Ready, Steady, Alley Cat, Go: A Guest Piece by Ricky Trickartt
Ricky Trickartt is shortlisted for the 2022 Klaus Flugge Prize for Alley Cat Rally, published by Flying Eye Books. The Klaus Flugge Prize is awarded to the most promising and exciting newcomer to children’s picture book illustration. Alley Cat Rally tells the story of Asta, a ginger cat who reengineers the family washing machine into a racing car. The judges loved the fizz and fun of Asta’s world and the clever details and the skilful way Ricky controls the pace of the story. Ricky introduces the book here and explains how he developed the story.
I was in my attic, trying to get my head around some bizarre plumbing work. I grabbed my phone to try and shine a bit more light on my pipes when I got distracted by an email from Katie, the lady at Flying Eye Books who seems (from my perspective, anyway) to have the great job of emailing me good news. Forgetting about my pipes, I read on to learn that I was being selected for the shortlist of the 2022 Klaus Flugge Prize!
I totally didn’t believe it. I took stock of my situation and realised I was still sitting in a dusty attic, so I went downstairs and read the email again to confirm that it didn’t say the opposite of what I had thought, and that I hadn’t misunderstood it. If I hadn’t gone to the shortlist ceremony a couple of weeks later, I probably still wouldn’t believe that I had been shortlisted for the award - I'm definitely not used to people actually paying attention to my artwork! It’s a massive kindness that anyone would think a first-time writer like me would be worthy of any kind of recognition.
I’m not always in my loft puzzling over pipework - it’s only because I’ve recently moved house. I’m usually pretending to be busy in my home office, which is normally full of all kind of nonsense that inspires me. The Casio calculator that is also a terrible synth keyboard. A plush space shuttle complete with velcro-attached rocket boosters I made when the Shuttle program was being retired by Nasa. The paintings my brother did when he was at uni. Road signs both misappropriated and home-made. And of course, a very modest collection of little washing machines.
Half of this stuff is still waiting to be taken out of moving boxes at the moment, but it was in the more unpacked environment that I gradually worked on Alley Cat Rally. Like the rest of the nonsense in my office, I do find washing machines surprisingly interesting. They're like the most ubiquitous - and yet completely under-appreciated - robots in the western world, so they've been featuring in my artwork for a while. It was the washers in my artwork that led a chance encounter with a group on the internet, and it made me realise that it wasn't just one of the two cats I grew up with that sometimes liked to climb into the washing machine. Learning that Sybil the cat wasn't alone in her habit got me thinking about how to subvert what really is kind of an alarming situation for a pet-keeper. So trying to bring the cat from a place of vulnerability to one of power is the very short version of where Alley Cat Rally came from.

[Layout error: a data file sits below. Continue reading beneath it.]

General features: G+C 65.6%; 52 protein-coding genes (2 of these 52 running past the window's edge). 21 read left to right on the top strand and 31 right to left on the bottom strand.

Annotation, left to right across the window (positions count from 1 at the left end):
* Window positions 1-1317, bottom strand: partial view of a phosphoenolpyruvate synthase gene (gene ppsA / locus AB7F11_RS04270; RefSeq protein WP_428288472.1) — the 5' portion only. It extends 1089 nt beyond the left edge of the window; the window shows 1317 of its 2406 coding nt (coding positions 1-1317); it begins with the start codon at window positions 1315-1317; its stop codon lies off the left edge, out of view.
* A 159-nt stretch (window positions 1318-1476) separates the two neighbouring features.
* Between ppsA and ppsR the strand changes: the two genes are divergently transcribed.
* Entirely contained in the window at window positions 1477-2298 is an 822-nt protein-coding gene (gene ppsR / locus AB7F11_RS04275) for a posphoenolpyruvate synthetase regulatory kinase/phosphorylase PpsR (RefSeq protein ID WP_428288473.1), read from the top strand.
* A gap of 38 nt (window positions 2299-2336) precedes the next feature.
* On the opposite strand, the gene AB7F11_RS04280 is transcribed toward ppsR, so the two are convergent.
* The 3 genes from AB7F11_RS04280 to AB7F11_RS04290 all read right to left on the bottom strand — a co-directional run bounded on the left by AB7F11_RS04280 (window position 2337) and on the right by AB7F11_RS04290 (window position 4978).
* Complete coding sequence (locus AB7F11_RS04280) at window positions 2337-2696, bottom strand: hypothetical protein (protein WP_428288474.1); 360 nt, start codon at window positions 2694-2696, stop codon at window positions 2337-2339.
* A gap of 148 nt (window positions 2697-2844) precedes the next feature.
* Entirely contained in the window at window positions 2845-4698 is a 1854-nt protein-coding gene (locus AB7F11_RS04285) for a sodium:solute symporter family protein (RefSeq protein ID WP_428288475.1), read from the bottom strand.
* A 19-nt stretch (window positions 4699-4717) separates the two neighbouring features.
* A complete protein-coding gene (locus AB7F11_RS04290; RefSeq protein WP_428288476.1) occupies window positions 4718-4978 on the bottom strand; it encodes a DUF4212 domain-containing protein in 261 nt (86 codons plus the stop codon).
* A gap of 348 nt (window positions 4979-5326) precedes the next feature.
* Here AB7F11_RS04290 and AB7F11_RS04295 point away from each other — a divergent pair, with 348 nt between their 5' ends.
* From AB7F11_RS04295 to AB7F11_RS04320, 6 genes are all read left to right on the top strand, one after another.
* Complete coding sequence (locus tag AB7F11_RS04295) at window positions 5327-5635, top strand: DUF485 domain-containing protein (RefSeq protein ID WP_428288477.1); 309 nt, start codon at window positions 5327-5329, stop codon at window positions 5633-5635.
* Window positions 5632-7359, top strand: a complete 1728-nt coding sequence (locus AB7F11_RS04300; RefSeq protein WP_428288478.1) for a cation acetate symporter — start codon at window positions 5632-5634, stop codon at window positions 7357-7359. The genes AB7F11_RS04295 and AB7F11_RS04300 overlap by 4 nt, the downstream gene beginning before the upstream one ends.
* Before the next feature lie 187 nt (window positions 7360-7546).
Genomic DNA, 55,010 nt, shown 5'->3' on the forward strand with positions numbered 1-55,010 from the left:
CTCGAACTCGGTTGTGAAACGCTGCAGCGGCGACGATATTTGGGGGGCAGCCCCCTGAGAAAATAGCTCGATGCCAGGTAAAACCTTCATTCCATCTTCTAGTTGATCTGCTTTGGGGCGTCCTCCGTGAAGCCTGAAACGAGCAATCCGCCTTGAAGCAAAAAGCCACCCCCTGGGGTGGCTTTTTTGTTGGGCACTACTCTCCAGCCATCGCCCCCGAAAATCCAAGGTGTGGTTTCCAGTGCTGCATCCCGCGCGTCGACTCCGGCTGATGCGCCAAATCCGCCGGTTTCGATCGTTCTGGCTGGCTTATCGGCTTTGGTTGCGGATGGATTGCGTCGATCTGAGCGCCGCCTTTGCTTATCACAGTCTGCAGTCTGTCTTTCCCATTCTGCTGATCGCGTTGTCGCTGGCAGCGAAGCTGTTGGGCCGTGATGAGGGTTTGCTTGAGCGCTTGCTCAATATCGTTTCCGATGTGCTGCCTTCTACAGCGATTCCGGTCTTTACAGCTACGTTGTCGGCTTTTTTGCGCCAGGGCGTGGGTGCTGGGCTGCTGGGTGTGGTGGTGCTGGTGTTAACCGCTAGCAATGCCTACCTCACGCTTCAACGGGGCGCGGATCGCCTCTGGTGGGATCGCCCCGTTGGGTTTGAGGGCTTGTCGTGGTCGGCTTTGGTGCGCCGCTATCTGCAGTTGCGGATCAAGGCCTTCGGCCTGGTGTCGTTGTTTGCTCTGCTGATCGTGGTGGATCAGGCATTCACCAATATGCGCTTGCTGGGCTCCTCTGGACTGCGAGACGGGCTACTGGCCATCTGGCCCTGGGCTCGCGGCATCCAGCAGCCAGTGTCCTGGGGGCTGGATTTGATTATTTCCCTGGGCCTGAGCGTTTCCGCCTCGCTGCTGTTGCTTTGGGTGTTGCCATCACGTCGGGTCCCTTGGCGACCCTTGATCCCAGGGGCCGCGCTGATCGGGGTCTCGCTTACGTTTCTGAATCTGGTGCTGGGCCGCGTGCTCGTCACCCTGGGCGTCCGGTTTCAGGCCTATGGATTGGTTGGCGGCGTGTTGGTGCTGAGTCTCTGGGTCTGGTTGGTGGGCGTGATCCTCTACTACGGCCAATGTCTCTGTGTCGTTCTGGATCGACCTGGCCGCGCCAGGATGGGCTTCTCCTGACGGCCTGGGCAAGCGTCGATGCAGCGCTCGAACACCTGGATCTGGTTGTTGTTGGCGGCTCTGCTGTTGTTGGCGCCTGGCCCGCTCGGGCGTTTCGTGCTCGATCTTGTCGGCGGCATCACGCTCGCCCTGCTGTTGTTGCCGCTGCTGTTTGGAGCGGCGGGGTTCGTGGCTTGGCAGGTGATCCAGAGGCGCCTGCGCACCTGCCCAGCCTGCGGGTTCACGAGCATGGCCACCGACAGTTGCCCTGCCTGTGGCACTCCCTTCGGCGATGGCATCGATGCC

It's an incredible privilege to have the 'day job' of designing record covers. Most of my work comes from a sub-genre of electronic music that is known for being quite heavy, and like Asta's rethinking of her washing machine, I've always tried to subvert the conventions of the genre. Instead, I try to make artwork that is cheerful, silly and sometimes self-depreciating, and that outlook led to recurring suggestions over the course of my career that I would be good at making children's books.
It took me a long time to absorb this message and pluck up the self-confidence to try and write a book. Making the first few generations of the story was hard, but as an entirely self-taught artist with no connections in publishing (or the creative world outside of my niche in the music industry), getting it published was even harder. I guess I got lucky, as Flying Eye were kind enough to give me some quality feedback when I sent my first version of the book to their submission’s inbox. It took a second encounter with their parent company Nobrow, this time about something completely different, to get us to look again at Alley Cat Rally and get it into a publishable state.
Sam at Flying Eye in particular gave me loads of great feedback, and one of the biggest points I really appreciate being pushed on was to add more detail to my illustrations. He saw in my other work (such as my daily post-it drawings) how much I love adding little side-jokes, so with the visual storytelling somewhat in shape, he encouraged me to go to town with the details. 'Put in Easter eggs!', I was told, and so I kept adding details until I was worried they wouldn't even show up in print. I'm really glad I did, because I hope at least, that it gives the book good repeat reading value, and readers young and old will notice something else to make them smile every time they pick it up.
I'm not really sure what's next for Asta, or my storybook career, at the moment - my other Asta story ideas are still in very early development. Even after having Alley Cat Rally published though, it's easy to lose sight of this achievement and knot myself up in thoughts of 'well you haven't figured out what to do next'. So being considered one of the six most exciting illustrators to come to children's publishing this year by the judges of the Klaus Flugge Prize is exactly the motivator I need, to dig into and realise some of my other ideas. The pipework in the attic isn't leaking - it can wait!
The winner of the Klaus Flugge Prize will be announced on the evening of Wednesday 14 September. Find out more about the prize and this year’s shortlist on the website.